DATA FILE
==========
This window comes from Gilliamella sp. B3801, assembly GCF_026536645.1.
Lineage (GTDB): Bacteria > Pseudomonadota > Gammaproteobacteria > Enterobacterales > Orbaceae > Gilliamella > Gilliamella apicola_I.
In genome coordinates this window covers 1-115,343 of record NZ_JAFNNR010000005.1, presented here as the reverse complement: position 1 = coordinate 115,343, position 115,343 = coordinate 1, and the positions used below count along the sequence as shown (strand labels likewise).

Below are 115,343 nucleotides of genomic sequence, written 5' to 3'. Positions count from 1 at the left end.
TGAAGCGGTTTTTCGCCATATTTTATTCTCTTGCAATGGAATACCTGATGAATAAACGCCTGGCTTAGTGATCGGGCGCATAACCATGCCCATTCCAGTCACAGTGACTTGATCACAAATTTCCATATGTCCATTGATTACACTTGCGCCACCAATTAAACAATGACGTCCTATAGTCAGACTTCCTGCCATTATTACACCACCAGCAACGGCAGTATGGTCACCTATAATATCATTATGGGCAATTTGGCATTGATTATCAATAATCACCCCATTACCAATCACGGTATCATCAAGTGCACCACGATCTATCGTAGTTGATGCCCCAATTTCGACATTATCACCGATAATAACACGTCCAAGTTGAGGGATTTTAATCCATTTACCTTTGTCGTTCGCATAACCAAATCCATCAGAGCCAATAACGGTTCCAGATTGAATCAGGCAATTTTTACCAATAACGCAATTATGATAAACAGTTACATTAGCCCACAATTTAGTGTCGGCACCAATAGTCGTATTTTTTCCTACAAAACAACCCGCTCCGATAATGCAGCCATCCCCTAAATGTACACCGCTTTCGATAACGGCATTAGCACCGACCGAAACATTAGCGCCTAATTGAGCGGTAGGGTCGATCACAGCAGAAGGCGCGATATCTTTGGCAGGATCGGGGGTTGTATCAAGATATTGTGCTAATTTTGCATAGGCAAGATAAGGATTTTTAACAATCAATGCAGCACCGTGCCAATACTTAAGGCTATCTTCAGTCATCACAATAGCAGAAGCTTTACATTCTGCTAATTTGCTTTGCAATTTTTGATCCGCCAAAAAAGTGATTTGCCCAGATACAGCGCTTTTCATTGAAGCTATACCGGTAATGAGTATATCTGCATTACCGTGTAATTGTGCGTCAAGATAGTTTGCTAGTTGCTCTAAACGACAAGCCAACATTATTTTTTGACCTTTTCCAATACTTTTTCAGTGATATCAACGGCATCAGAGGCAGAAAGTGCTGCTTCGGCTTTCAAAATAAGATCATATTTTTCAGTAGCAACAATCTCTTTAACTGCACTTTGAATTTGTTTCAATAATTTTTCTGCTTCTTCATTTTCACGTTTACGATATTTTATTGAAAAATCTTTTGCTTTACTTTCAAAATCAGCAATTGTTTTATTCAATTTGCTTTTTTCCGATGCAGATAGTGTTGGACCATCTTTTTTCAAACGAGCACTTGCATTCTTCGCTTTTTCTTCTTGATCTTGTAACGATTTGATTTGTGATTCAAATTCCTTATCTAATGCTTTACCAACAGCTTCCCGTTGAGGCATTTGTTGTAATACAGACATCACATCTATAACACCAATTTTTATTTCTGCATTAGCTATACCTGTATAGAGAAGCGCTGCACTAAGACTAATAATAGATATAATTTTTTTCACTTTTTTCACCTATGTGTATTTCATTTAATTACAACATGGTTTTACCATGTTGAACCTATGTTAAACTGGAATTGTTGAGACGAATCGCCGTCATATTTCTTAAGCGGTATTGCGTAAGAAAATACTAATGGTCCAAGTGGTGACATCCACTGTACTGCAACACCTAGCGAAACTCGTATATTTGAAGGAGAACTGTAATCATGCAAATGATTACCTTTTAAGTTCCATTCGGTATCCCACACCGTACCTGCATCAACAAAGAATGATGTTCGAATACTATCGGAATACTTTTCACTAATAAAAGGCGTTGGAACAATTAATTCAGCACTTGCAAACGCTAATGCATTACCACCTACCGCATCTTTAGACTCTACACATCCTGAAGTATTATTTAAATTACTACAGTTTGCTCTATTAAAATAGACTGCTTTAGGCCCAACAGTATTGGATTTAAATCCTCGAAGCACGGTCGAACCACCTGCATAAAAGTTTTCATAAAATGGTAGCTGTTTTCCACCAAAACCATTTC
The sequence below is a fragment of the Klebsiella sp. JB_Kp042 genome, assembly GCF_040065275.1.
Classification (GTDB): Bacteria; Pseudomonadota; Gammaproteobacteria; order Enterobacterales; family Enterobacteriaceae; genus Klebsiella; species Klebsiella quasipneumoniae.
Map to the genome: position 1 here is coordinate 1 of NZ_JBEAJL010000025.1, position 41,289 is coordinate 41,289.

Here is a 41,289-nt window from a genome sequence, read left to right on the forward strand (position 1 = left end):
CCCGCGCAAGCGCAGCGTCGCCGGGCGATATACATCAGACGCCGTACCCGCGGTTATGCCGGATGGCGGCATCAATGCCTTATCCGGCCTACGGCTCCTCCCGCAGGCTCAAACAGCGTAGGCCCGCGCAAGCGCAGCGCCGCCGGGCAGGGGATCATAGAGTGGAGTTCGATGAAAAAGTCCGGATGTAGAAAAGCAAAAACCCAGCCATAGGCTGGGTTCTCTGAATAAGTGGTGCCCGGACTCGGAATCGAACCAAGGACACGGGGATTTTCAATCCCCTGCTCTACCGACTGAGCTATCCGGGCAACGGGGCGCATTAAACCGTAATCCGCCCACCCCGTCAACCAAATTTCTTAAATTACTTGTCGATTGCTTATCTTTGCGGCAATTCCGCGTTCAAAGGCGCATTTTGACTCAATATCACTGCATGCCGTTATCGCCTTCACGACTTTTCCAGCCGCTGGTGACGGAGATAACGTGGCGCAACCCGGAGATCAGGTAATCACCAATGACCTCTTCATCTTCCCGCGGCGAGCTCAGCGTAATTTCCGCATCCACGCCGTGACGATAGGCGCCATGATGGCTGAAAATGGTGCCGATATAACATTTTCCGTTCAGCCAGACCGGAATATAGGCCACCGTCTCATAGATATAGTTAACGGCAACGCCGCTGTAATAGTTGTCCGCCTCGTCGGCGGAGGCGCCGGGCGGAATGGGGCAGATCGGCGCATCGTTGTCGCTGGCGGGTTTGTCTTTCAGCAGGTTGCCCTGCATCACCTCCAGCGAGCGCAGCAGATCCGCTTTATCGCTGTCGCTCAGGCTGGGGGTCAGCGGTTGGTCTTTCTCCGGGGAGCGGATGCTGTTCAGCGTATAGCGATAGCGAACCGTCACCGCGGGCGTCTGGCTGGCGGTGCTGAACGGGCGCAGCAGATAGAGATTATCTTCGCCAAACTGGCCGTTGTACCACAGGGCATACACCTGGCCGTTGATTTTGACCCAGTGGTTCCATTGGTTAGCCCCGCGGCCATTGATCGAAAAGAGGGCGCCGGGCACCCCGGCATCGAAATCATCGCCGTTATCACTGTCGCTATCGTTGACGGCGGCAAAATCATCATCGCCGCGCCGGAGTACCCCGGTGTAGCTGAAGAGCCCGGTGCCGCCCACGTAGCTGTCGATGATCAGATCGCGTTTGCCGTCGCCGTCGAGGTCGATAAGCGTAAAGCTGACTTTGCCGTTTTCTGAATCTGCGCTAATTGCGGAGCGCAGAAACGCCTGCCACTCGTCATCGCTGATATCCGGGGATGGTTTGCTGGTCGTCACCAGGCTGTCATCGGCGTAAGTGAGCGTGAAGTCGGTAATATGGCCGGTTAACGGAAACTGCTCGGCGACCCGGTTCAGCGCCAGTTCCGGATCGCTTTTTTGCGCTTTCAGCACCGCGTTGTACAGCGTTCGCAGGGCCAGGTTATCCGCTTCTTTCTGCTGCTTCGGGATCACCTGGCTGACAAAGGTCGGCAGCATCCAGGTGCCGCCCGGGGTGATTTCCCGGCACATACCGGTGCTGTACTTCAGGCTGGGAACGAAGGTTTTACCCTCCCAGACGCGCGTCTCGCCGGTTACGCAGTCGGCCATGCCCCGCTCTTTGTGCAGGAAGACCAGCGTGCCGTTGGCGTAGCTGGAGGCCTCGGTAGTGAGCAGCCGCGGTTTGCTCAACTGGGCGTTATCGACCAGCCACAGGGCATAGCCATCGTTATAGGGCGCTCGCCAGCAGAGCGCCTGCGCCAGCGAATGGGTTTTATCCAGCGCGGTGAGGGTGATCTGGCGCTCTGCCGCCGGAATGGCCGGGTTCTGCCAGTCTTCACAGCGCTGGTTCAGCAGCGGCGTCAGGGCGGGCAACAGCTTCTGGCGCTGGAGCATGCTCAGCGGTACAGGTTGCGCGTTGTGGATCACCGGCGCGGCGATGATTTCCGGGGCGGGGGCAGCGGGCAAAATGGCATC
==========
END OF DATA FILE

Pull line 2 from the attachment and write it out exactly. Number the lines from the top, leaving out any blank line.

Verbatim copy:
Lineage (GTDB): Bacteria > Pseudomonadota > Gammaproteobacteria > Enterobacterales > Orbaceae > Gilliamella > Gilliamella apicola_I.